Yeah, her spiel about her health yesterday raised so many questions the bit about the car seemed to slip past mostly unnoticed.Her car needs work already, go figure. Timing belt issues are not necessarily an "easy fix" like she's talking about. She probably paid about $4-6K for that car and she'd going to need to put about 2K-3K into it just to keep it running over the next couple years. I'd assume that the brakes, tires, and suspension are all in need of replacement at the usual 80-100K mile mark. That is also usually the time when the water pump, serpentine belt and thermometer will need to be serviced as well.
Far from a car expert but as someone that has owned one past 100K miles that's the sort of maintenance that you can expect.
I still can't figure out what is going on. She claims she sold her last car, which she was still upside-down on. What happened to the money she owed on it? Did somebody pay it? Where did she get the money for this car? A 2016 vehicle is unlikely to already have 100K miles on it (but not impossible); 45k-60K would be considered "normal usage" assuming it was originally sold in 2015. If she has more miles on it than that, then the last owner drove the thing into the ground. KIAs are not known for reliability; I wouldn't pay much more than $2K for one with over 80k miles on it, if that. Actually, I wouldn't recommend buying a KIA at all.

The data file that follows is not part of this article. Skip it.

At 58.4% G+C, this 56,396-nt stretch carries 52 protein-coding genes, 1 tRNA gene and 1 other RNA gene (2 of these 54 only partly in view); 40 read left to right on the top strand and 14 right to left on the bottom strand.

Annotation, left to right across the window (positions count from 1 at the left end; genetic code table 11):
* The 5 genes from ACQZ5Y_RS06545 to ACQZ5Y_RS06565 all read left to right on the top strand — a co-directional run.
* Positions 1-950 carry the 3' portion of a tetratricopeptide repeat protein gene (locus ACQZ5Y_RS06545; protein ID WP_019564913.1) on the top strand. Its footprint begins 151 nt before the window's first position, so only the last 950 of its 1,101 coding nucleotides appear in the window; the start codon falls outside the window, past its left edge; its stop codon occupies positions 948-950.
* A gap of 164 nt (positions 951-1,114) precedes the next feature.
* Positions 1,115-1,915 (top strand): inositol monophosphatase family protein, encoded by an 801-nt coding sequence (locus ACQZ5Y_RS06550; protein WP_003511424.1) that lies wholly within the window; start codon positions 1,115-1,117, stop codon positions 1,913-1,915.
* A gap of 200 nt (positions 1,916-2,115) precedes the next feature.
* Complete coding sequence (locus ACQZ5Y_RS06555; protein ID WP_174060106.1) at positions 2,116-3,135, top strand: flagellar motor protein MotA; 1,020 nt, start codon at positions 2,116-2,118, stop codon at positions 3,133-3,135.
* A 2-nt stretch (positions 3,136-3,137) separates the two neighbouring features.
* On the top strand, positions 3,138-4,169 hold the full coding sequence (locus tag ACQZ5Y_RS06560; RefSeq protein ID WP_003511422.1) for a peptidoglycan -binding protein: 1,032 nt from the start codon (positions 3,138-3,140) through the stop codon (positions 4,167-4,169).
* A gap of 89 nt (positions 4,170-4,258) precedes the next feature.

She makes it sound like she bought it from a dealer, but a dealer would not let a car be sold with a check engine light on. They would fix it first. So, as usual, she is lying about multiple things in regards to her stupid car. I am happy it is giving her trouble though. It seems to me she would have been far better off keeping her old Toyota and just fixing what was wrong with it (even a rebuilt engine would probably be cheaper than buying a new used car with a check engine light on)
Fixing a timing belt usually means taking the engine out. That costs money.